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I'm interested in (and a bit confused by) the following theorem of Caffarelli, proven in section $4$ of his paper Boundary regularity of maps with convex potentials II:

Assume $u$ is a convex solution to $$\det D^2u = \chi_{\Omega}$$ on $\mathbb{R}^n$, with $\Omega$ convex, $B_1(e_n) \subset \Omega \subset \{x_n > 0\} \cap B_C$ (i.e. $\partial\Omega$ is $C^{1,1}$ at $0$). Assume further that $\nabla u(\Omega)$ is bounded and convex. Then for any $\alpha < 1$, $u$ is $C^{1,\alpha}$ at $0$ in the tangential directions $\{x_n = 0\}$.

For simplicity, think we are in $\mathbb{R}^2$. The idea is that $\Omega$ being $C^{1,1}$ means that when we zoom in, $u$ looks like a solution in $B_1^+$, which has a $C^{1,1}$ estimate in the tangential directions by a Pogorelov-type computation. In the argument, Caffarelli carefully uses that $u$ is globally $C^{1,\sigma}$ for some small $\sigma,$ which follows from the convexity of $\nabla u(\Omega)$. However, I don't see why we need to use this regularity, for reasons I outline in the argument below. My main question is thus:

Is $u$ Lipschitz good enough for this argument to work, or do we need $\nabla u(\Omega)$ to be convex? (We certainly need this, and especially the $C^{1,\sigma}$ regularity it gives, for other parts of the theory, but I'm interested in this specific theorem). This would be strange to me, since then it seems we only have a condition on the boundary (and no condition on boundary data, which in the theorem above comes from prescribing $\nabla u(\Omega)$). It would be nice to know if I missed something, and if not, a convincing reason to expect this result without some sort of boundary condition on $u$!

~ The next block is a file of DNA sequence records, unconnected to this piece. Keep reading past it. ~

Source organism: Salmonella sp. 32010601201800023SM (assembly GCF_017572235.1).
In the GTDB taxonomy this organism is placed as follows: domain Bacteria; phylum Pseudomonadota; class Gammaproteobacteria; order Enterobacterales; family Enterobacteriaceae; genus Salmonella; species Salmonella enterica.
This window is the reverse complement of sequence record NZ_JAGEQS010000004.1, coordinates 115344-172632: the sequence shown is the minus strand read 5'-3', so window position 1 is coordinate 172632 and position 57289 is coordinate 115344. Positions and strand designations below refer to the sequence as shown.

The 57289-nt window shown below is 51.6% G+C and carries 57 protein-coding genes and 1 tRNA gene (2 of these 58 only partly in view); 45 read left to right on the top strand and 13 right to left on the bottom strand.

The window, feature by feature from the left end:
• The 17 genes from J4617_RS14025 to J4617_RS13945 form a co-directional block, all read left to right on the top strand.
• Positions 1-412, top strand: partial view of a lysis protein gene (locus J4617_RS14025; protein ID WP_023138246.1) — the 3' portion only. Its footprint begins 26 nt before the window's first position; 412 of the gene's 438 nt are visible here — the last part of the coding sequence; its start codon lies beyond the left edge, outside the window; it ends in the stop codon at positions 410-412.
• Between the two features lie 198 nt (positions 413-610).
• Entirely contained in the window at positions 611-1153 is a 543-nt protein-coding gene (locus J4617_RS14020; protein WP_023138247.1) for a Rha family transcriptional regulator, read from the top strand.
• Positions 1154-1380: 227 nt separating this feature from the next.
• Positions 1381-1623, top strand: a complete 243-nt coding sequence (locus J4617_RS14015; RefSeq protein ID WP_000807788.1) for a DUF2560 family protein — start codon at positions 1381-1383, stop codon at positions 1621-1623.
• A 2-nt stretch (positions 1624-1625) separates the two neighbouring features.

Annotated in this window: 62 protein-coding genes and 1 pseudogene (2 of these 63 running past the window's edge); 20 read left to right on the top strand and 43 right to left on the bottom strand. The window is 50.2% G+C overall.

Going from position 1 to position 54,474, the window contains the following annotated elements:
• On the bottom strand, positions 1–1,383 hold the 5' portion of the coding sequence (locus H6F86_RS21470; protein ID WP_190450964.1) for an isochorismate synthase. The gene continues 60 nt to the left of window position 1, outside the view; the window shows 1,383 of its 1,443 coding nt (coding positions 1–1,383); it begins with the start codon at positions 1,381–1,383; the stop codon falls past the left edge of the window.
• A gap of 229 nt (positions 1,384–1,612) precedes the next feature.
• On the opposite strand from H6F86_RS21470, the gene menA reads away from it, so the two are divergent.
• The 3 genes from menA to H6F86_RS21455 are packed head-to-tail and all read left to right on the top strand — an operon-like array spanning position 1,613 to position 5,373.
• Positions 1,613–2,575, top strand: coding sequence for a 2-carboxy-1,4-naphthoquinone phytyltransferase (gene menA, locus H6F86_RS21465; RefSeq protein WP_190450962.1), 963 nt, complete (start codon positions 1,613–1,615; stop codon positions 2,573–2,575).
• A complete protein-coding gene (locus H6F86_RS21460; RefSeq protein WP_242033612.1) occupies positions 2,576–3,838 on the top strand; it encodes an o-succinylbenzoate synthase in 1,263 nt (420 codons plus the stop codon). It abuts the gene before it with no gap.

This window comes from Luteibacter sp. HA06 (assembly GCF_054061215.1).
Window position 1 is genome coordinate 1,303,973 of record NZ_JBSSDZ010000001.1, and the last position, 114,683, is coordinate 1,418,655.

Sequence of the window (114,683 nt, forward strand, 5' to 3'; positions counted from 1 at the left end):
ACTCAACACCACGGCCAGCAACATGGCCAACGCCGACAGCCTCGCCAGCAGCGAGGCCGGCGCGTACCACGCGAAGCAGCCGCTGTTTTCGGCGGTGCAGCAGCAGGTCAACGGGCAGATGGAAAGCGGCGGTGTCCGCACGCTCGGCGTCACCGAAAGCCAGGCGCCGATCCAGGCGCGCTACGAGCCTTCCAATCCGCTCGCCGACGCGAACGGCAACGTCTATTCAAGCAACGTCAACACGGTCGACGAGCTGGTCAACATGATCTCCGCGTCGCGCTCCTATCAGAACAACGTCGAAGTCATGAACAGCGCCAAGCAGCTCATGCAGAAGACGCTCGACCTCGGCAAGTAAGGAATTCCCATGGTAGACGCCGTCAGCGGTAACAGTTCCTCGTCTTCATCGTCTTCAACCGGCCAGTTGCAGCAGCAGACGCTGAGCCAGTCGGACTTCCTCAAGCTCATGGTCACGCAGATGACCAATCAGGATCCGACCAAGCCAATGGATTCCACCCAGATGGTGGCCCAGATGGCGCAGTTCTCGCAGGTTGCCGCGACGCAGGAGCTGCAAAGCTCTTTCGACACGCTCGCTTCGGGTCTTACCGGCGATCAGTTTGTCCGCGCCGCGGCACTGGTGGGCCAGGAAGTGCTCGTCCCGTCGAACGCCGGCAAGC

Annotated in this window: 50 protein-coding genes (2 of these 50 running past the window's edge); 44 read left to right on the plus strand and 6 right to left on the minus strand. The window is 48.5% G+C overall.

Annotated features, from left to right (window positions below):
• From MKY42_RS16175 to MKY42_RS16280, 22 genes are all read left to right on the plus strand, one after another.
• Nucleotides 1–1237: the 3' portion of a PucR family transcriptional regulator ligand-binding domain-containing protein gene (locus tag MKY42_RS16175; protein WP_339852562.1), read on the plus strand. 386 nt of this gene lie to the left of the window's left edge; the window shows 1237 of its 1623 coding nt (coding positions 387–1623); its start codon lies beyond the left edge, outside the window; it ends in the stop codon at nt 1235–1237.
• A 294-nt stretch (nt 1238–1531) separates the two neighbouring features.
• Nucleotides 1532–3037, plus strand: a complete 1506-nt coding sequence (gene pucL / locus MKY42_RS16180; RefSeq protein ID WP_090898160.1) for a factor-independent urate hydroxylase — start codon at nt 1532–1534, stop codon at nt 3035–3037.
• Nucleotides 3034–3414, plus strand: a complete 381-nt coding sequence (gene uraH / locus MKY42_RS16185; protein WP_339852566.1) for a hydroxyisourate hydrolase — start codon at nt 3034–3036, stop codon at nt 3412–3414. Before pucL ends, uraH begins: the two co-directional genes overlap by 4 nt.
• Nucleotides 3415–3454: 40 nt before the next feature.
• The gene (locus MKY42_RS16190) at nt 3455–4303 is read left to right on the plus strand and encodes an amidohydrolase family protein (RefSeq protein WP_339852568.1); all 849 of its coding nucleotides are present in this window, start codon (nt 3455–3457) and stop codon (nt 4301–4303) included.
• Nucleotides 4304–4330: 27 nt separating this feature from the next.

Here is a rough outline of Caffarelli's argument, leading to my question. We can assume (by subtracting a linear function) that $u(0) = 0, \nabla u(0) = 0$. The theorem above then follows from the statement that for a centered section of $u$, $S_h = \{u < h + l_h\}$ with $l_h$ chosen so that $0$ is the center of mass of $S_h$, we have $$B_{c_{\epsilon}h^{\frac{1}{1+\alpha}}} \cap \{x_2 = 0\} \subset S_h$$ for some small $c_{\epsilon}$.

If the conclusion is false, we can find a sequence of functions $u_k$ satisfying the hypotheses and $c_k \rightarrow 0$ for which the conclusion fails at height $h_k$. The fact that $u_k$ are Lipschitz means that for $c_k$ small enough the conclusion will be true for large enough $h$, so it is easy to see that $h_k \rightarrow 0$. Now comes the key step, which says that after rescaling these sections we get a solution on $\{x_2 > 0\}$:

Roughly, dilating by $A_k = (c_kh_k^{\frac{1}{1+\alpha}})^{-1}$ in the tangential direction and by a factor $B_k$ in the vertical direction, we rescale the sections into something equivalent to the unit ball. Since quadratic scaling will preserve paraboloids, if we have $\frac{B_k}{A_k^2} \rightarrow 0$ we are in the desired situation, which gives a contradiction.

Caffarelli uses $C^{1,\sigma}$ regularity to say that the sections $S_{h}$ go out at least $h^{\frac{1}{(1+\sigma)}}$ in the vertical direction, giving $B_k \leq h_k^{-\frac{1}{1+\sigma}}$. (This is the only place where $C^{1,\sigma}$ regularity is used). We conclude that $$B_k/A_k^2 \leq c_k^2h_k^{\frac{2}{1+\alpha}-\frac{1}{1+\sigma}}.$$ (In Caffarelli's paper, in the middle of page $478$, the analagous quantity is $c_kh_k^{\frac{1}{1+\alpha}-1/4-\gamma/2}$ for some $\gamma < 1/2$, where the $\gamma$ inequality comes from $C^{1,\sigma}$ regularity.) At this point in the argument, he says "...$<c_kh_k^{S}$ for some $S(\alpha) > 0$, as long as $\alpha < 1$." However, it seems clear that even if $\sigma = 0$ (using only that $u$ is Lipschitz), if $\alpha < 1$ we get the desired result.

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